We could put in more move cards. Ghost-Spider is good for some surprises, and Polaris is quite good in the deck. We could control our opponent with Jean Grey. She has excellent synergy with the move package, and we can play around her far more easily than our opponent. If we're looking to replace the raw power that Legion brings, while still avoiding Shang-Chi, Spider-Woman does really well here. Gamora is great on turn 6 with Kitty.
What did we learn here? First, try a card of the same cost and be willing to spend some time play-testing. Consider the curve and try to keep it efficient. Think about what the card is doing in the deck and what it synergizes with. Think about what the card changes for the deck and what issues it is solving.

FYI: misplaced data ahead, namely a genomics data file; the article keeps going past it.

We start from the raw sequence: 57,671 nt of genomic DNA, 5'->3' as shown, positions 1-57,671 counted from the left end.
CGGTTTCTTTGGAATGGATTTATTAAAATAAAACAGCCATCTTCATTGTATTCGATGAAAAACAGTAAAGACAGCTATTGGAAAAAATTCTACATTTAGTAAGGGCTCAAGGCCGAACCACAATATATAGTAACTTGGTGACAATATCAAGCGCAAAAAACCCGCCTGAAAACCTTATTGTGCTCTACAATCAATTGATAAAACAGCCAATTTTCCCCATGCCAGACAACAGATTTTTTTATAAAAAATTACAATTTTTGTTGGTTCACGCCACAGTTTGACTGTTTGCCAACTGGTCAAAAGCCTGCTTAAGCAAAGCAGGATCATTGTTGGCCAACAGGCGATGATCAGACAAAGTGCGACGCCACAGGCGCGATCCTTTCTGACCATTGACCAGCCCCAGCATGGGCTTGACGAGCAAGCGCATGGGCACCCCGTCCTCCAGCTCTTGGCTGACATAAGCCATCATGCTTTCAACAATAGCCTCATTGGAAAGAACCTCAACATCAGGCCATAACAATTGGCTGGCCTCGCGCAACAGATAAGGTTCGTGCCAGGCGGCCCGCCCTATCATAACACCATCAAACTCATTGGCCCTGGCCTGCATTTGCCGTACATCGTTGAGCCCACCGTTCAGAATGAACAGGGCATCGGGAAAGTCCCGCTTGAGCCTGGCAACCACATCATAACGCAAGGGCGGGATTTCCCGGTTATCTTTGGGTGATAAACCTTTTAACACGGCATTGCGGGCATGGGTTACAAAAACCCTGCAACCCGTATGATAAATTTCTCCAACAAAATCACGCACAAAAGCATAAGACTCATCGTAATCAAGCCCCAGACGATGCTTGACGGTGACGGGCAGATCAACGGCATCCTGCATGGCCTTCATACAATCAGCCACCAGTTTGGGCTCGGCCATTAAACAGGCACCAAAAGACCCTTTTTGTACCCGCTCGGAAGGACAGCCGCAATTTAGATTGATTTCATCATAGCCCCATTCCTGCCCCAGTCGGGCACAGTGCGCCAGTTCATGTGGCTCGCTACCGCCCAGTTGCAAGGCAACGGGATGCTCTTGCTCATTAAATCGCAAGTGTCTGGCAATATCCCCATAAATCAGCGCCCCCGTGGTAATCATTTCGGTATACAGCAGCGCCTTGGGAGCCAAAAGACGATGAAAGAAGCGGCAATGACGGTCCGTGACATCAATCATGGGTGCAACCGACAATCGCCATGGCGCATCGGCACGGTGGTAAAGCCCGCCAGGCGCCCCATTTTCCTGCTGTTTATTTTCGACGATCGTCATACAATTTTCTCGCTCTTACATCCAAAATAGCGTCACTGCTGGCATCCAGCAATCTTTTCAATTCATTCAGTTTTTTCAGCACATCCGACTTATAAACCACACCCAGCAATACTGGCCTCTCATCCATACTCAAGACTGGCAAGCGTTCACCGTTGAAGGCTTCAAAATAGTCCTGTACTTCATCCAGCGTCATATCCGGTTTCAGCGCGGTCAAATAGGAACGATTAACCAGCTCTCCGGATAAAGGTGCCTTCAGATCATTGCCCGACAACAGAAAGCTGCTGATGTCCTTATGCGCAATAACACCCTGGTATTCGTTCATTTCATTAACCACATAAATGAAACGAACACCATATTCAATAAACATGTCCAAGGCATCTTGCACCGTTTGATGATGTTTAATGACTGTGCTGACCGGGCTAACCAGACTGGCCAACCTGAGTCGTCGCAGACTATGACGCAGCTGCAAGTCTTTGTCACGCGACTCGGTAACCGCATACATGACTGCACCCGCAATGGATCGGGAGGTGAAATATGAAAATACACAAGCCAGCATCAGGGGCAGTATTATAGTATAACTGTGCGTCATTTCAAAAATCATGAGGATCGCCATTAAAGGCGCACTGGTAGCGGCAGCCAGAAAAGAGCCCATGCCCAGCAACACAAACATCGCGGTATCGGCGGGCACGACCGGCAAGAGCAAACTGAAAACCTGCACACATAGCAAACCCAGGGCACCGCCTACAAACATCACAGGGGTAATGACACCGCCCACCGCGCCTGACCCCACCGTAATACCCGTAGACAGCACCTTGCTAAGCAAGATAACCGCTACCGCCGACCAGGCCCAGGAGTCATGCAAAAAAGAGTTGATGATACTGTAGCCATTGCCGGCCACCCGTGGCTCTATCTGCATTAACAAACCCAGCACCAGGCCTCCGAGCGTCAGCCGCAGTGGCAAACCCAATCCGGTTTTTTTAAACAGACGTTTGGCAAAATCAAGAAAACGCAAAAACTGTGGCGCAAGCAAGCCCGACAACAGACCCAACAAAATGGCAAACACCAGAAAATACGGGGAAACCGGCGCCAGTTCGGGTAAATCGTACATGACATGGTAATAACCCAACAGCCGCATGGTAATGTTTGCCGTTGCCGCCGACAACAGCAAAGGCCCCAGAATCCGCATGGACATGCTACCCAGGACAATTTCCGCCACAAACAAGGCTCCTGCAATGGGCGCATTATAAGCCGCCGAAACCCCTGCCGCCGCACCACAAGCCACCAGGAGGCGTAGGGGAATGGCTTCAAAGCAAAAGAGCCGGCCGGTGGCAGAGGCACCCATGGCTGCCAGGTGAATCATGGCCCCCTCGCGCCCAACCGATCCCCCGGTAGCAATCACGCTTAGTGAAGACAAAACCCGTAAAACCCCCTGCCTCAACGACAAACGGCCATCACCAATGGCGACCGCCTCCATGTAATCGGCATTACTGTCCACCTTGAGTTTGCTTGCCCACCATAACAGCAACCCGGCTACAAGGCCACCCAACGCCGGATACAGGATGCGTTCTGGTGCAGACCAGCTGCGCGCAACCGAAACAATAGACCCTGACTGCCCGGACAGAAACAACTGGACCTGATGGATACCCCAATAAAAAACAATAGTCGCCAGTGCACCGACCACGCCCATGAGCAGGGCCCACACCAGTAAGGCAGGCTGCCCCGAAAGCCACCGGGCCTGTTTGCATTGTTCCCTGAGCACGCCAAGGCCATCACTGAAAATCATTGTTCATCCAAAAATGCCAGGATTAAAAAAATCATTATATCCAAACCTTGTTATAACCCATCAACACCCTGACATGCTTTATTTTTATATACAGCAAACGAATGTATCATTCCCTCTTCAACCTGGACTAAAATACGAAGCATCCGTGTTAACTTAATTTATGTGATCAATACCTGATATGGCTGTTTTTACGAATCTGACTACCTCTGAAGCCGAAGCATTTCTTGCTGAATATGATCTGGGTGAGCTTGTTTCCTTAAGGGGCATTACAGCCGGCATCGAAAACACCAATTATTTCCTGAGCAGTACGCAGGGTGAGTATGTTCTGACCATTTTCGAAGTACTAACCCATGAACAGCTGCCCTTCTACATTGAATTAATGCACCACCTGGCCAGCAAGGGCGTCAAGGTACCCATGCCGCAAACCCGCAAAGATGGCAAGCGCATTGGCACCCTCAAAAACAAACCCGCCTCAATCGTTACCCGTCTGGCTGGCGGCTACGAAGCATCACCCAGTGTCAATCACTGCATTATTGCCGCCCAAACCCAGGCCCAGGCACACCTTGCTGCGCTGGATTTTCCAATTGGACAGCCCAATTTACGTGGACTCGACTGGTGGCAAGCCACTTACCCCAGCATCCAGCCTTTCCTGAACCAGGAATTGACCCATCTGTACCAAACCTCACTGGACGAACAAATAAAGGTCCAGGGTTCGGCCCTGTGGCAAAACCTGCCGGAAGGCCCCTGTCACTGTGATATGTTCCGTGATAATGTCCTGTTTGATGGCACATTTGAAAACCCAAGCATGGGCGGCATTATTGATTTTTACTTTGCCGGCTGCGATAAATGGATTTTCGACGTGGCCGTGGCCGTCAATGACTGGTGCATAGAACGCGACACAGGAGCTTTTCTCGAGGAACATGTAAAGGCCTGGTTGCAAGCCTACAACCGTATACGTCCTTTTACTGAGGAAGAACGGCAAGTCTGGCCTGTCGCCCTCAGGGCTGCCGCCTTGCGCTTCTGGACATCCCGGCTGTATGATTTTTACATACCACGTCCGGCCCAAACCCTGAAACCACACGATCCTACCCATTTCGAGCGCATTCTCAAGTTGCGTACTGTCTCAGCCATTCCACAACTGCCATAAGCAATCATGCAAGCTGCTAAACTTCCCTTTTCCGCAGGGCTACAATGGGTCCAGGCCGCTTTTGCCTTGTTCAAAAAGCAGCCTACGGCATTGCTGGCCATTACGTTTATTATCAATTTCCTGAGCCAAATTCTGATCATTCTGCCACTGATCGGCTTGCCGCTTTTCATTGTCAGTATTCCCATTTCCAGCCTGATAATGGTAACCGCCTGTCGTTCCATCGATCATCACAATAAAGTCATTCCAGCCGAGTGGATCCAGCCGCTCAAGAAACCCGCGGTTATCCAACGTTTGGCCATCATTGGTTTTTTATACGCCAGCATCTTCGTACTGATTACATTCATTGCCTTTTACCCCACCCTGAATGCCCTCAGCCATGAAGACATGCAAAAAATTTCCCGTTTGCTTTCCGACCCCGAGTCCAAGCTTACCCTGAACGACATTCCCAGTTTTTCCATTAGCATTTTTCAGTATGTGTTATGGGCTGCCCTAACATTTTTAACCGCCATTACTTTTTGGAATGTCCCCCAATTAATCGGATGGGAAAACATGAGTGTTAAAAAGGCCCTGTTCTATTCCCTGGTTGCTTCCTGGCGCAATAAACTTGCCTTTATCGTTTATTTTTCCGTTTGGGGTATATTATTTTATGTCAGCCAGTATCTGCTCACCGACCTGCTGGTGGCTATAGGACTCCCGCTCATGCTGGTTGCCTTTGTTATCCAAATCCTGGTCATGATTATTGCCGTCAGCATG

Oh, and also, definitely ask streamers and content creators what you can swap a card for! What?! Really?! Back to the beginning?
Ok, so if you’re going to ask someone (in addition to using the above methods), you’ll get better results with the following questions rather than spamming “Jeff replacement????” into Twitch chat.
“Would X be a good replacement if I don’t have Y?”
“What’s the reasoning behind X in this deck?”
“What is X doing for this deck? Are there any other cards that could do that nearly as well or better?”